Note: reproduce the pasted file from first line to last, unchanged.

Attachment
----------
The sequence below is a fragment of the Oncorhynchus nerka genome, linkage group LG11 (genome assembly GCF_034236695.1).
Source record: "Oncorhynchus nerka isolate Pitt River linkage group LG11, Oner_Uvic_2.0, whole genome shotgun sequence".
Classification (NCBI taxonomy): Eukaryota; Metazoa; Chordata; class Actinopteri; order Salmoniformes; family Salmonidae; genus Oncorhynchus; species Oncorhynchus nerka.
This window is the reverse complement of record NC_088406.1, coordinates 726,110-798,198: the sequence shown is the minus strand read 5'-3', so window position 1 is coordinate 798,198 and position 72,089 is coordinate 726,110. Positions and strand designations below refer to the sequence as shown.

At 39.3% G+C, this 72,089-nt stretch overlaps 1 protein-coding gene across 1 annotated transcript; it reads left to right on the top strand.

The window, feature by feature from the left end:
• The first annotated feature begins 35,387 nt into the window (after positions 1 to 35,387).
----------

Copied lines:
The sequence below is a fragment of the Oncorhynchus nerka genome, linkage group LG11 (genome assembly GCF_034236695.1).
Source record: "Oncorhynchus nerka isolate Pitt River linkage group LG11, Oner_Uvic_2.0, whole genome shotgun sequence".
Classification (NCBI taxonomy): Eukaryota; Metazoa; Chordata; class Actinopteri; order Salmoniformes; family Salmonidae; genus Oncorhynchus; species Oncorhynchus nerka.
This window is the reverse complement of record NC_088406.1, coordinates 726,110-798,198: the sequence shown is the minus strand read 5'-3', so window position 1 is coordinate 798,198 and position 72,089 is coordinate 726,110. Positions and strand designations below refer to the sequence as shown.

At 39.3% G+C, this 72,089-nt stretch overlaps 1 protein-coding gene across 1 annotated transcript; it reads left to right on the top strand.

The window, feature by feature from the left end:
• The first annotated feature begins 35,387 nt into the window (after positions 1 to 35,387).